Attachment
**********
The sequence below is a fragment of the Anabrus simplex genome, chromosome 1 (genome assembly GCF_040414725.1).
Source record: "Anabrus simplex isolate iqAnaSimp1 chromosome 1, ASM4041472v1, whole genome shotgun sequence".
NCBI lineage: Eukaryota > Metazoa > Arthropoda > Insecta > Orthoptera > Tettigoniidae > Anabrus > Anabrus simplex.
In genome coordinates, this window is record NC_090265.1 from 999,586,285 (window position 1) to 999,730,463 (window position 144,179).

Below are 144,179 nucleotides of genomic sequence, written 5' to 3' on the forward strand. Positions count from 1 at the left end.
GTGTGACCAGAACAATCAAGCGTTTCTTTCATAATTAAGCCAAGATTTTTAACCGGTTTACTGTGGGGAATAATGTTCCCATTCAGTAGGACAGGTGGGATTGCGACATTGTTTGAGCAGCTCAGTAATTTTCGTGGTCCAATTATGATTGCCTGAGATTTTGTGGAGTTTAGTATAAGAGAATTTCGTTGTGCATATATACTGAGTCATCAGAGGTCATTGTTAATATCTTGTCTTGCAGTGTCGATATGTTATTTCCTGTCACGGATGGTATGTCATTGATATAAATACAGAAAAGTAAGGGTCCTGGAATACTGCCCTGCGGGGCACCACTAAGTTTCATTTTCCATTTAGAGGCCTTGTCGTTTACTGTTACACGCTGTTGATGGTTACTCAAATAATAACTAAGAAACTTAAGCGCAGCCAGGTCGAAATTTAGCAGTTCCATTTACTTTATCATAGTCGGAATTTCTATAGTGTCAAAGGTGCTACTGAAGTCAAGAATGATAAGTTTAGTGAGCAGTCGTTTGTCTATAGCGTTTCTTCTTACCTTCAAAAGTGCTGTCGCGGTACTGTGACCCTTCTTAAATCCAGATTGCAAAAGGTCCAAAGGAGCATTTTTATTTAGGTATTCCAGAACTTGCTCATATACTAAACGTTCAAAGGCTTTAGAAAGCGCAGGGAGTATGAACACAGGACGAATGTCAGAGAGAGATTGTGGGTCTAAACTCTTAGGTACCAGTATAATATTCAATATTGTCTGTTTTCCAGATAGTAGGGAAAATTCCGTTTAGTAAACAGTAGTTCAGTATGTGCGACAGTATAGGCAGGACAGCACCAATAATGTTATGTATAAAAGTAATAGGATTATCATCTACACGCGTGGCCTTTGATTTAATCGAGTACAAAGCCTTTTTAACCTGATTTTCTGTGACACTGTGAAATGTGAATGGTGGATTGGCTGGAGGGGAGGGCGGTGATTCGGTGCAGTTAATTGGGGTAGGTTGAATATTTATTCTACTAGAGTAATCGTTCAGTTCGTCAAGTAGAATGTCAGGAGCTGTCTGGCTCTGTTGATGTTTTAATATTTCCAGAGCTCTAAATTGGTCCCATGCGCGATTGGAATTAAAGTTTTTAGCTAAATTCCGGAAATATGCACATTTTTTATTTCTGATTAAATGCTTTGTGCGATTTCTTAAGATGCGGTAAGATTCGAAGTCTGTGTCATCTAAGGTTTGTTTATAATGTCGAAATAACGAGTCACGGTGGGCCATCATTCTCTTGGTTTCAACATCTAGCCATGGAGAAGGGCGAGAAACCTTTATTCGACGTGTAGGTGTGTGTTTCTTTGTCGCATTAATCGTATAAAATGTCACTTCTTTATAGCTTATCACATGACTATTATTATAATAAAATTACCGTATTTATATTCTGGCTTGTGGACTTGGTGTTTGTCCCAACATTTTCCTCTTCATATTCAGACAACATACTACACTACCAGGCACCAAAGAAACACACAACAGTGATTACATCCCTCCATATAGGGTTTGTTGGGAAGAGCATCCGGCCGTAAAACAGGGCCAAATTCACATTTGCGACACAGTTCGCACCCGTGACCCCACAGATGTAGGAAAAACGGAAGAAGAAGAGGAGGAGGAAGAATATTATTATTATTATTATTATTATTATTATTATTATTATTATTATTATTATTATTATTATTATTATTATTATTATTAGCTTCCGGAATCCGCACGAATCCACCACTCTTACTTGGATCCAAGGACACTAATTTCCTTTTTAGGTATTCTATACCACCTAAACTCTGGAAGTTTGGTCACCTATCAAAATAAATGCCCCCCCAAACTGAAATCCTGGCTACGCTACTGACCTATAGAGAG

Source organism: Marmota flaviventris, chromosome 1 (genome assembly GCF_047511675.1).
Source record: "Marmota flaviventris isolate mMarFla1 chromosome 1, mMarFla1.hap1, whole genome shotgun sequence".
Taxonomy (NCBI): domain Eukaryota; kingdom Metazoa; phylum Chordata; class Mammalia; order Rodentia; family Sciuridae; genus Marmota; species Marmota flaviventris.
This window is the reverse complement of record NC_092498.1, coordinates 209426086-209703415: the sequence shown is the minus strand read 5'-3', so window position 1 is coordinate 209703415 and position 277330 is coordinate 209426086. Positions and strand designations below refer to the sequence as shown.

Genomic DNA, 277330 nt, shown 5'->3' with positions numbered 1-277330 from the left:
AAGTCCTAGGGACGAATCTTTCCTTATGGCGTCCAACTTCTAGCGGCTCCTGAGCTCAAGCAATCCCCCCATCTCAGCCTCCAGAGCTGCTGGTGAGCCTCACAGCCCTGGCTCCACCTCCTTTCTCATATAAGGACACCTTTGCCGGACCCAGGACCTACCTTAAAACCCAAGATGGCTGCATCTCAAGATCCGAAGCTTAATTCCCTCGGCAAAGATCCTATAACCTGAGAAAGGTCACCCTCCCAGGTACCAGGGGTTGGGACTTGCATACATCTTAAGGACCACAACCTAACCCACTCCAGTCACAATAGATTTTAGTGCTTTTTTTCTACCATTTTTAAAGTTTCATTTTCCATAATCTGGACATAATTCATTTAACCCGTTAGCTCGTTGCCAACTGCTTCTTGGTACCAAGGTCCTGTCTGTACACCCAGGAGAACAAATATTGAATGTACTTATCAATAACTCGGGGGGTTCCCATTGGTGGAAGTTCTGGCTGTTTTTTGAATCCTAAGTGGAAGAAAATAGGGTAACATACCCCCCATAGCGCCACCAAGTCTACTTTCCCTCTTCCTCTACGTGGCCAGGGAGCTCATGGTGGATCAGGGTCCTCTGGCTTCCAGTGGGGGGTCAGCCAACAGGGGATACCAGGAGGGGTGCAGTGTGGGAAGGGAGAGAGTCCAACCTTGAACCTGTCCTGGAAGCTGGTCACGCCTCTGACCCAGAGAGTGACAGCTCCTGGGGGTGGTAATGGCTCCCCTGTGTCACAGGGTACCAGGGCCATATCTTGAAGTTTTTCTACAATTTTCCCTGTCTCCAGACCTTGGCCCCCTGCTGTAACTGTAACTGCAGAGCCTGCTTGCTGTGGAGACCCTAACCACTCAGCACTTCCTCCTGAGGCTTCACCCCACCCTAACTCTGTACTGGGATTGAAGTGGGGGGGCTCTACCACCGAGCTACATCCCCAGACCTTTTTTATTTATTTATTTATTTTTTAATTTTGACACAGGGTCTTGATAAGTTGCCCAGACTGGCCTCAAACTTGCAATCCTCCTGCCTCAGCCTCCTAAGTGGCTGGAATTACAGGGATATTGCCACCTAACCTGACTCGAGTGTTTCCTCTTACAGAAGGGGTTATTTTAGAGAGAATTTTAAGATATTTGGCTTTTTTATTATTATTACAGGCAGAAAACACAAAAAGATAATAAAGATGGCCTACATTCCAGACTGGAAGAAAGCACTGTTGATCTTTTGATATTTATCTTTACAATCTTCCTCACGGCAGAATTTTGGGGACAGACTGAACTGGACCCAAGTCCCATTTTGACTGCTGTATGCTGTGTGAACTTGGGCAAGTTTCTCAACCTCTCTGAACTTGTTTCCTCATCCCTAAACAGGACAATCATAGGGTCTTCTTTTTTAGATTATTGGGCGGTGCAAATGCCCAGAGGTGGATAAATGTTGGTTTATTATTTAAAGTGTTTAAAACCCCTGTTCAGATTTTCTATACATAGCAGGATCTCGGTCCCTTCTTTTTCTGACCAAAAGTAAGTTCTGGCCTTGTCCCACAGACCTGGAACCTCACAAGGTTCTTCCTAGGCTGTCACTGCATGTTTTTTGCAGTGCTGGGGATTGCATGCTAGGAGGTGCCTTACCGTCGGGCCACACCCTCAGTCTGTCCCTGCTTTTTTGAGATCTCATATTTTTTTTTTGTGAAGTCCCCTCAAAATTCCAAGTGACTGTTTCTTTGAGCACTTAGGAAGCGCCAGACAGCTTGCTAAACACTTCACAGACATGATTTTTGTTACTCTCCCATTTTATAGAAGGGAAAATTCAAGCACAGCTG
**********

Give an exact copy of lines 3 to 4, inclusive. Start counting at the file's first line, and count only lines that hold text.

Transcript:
NCBI lineage: Eukaryota > Metazoa > Arthropoda > Insecta > Orthoptera > Tettigoniidae > Anabrus > Anabrus simplex.
In genome coordinates, this window is record NC_090265.1 from 999,586,285 (window position 1) to 999,730,463 (window position 144,179).